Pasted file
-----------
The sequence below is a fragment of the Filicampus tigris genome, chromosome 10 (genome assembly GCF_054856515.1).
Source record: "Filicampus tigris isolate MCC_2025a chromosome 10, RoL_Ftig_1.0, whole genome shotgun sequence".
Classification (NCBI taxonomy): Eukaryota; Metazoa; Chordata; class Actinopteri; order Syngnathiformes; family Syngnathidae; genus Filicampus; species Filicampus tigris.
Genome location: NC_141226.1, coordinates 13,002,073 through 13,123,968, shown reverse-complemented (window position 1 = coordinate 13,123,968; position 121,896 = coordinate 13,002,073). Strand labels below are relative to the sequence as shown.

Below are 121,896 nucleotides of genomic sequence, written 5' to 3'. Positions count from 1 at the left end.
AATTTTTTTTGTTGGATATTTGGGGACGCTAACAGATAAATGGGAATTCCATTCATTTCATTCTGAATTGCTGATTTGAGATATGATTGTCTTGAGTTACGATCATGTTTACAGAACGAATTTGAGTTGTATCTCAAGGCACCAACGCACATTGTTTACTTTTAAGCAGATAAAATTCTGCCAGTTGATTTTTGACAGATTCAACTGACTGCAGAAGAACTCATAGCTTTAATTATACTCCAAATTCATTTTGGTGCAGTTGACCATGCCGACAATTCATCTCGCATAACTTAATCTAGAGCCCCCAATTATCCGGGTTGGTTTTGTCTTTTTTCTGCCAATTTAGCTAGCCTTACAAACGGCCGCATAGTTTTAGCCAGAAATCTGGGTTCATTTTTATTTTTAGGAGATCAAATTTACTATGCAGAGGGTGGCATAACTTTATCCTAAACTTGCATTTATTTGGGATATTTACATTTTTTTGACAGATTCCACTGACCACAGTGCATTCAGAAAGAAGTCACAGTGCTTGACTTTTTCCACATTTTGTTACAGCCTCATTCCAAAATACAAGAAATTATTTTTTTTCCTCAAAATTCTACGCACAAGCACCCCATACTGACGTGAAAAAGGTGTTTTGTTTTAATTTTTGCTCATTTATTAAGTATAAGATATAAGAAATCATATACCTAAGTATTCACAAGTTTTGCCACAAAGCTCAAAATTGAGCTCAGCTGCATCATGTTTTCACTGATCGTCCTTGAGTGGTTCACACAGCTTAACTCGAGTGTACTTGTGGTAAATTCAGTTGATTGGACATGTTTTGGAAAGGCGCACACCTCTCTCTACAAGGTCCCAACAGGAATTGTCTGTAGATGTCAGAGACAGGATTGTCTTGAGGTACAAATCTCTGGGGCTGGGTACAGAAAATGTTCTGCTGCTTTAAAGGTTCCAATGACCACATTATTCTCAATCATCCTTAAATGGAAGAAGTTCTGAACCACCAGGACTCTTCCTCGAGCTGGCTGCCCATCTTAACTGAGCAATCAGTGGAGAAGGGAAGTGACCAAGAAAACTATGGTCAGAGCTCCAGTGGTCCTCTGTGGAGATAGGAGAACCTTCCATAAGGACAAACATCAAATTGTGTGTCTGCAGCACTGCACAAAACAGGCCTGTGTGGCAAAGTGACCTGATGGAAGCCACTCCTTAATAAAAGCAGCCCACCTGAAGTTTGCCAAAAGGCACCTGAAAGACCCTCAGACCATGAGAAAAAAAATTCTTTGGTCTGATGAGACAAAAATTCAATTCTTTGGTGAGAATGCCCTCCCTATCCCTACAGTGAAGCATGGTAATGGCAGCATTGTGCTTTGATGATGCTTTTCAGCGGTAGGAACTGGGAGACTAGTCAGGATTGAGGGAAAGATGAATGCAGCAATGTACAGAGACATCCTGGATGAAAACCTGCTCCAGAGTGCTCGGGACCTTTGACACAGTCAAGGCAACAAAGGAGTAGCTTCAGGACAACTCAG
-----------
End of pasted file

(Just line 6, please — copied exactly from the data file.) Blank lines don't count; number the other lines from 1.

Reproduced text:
AATTTTTTTTGTTGGATATTTGGGGACGCTAACAGATAAATGGGAATTCCATTCATTTCATTCTGAATTGCTGATTTGAGATATGATTGTCTTGAGTTACGATCATGTTTACAGAACGAATTTGAGTTGTATCTCAAGGCACCAACGCACATTGTTTACTTTTAAGCAGATAAAATTCTGCCAGTTGATTTTTGACAGATTCAACTGACTGCAGAAGAACTCATAGCTTTAATTATACTCCAAATTCATTTTGGTGCAGTTGACCATGCCGACAATTCATCTCGCATAACTTAATCTAGAGCCCCCAATTATCCGGGTTGGTTTTGTCTTTTTTCTGCCAATTTAGCTAGCCTTACAAACGGCCGCATAGTTTTAGCCAGAAATCTGGGTTCATTTTTATTTTTAGGAGATCAAATTTACTATGCAGAGGGTGGCATAACTTTATCCTAAACTTGCATTTATTTGGGATATTTACATTTTTTTGACAGATTCCACTGACCACAGTGCATTCAGAAAGAAGTCACAGTGCTTGACTTTTTCCACATTTTGTTACAGCCTCATTCCAAAATACAAGAAATTATTTTTTTTCCTCAAAATTCTACGCACAAGCACCCCATACTGACGTGAAAAAGGTGTTTTGTTTTAATTTTTGCTCATTTATTAAGTATAAGATATAAGAAATCATATACCTAAGTATTCACAAGTTTTGCCACAAAGCTCAAAATTGAGCTCAGCTGCATCATGTTTTCACTGATCGTCCTTGAGTGGTTCACACAGCTTAACTCGAGTGTACTTGTGGTAAATTCAGTTGATTGGACATGTTTTGGAAAGGCGCACACCTCTCTCTACAAGGTCCCAACAGGAATTGTCTGTAGATGTCAGAGACAGGATTGTCTTGAGGTACAAATCTCTGGGGCTGGGTACAGAAAATGTTCTGCTGCTTTAAAGGTTCCAATGACCACATTATTCTCAATCATCCTTAAATGGAAGAAGTTCTGAACCACCAGGACTCTTCCTCGAGCTGGCTGCCCATCTTAACTGAGCAATCAGTGGAGAAGGGAAGTGACCAAGAAAACTATGGTCAGAGCTCCAGTGGTCCTCTGTGGAGATAGGAGAACCTTCCATAAGGACAAACATCAAATTGTGTGTCTGCAGCACTGCACAAAACAGGCCTGTGTGGCAAAGTGACCTGATGGAAGCCACTCCTTAATAAAAGCAGCCCACCTGAAGTTTGCCAAAAGGCACCTGAAAGACCCTCAGACCATGAGAAAAAAAATTCTTTGGTCTGATGAGACAAAAATTCAATTCTTTGGTGAGAATGCCCTCCCTATCCCTACAGTGAAGCATGGTAATGGCAGCATTGTGCTTTGATGATGCTTTTCAGCGGTAGGAACTGGGAGACTAGTCAGGATTGAGGGAAAGATGAATGCAGCAATGTACAGAGACATCCTGGATGAAAACCTGCTCCAGAGTGCTCGGGACCTTTGACACAGTCAAGGCAACAAAGGAGTAGCTTCAGGACAACTCAG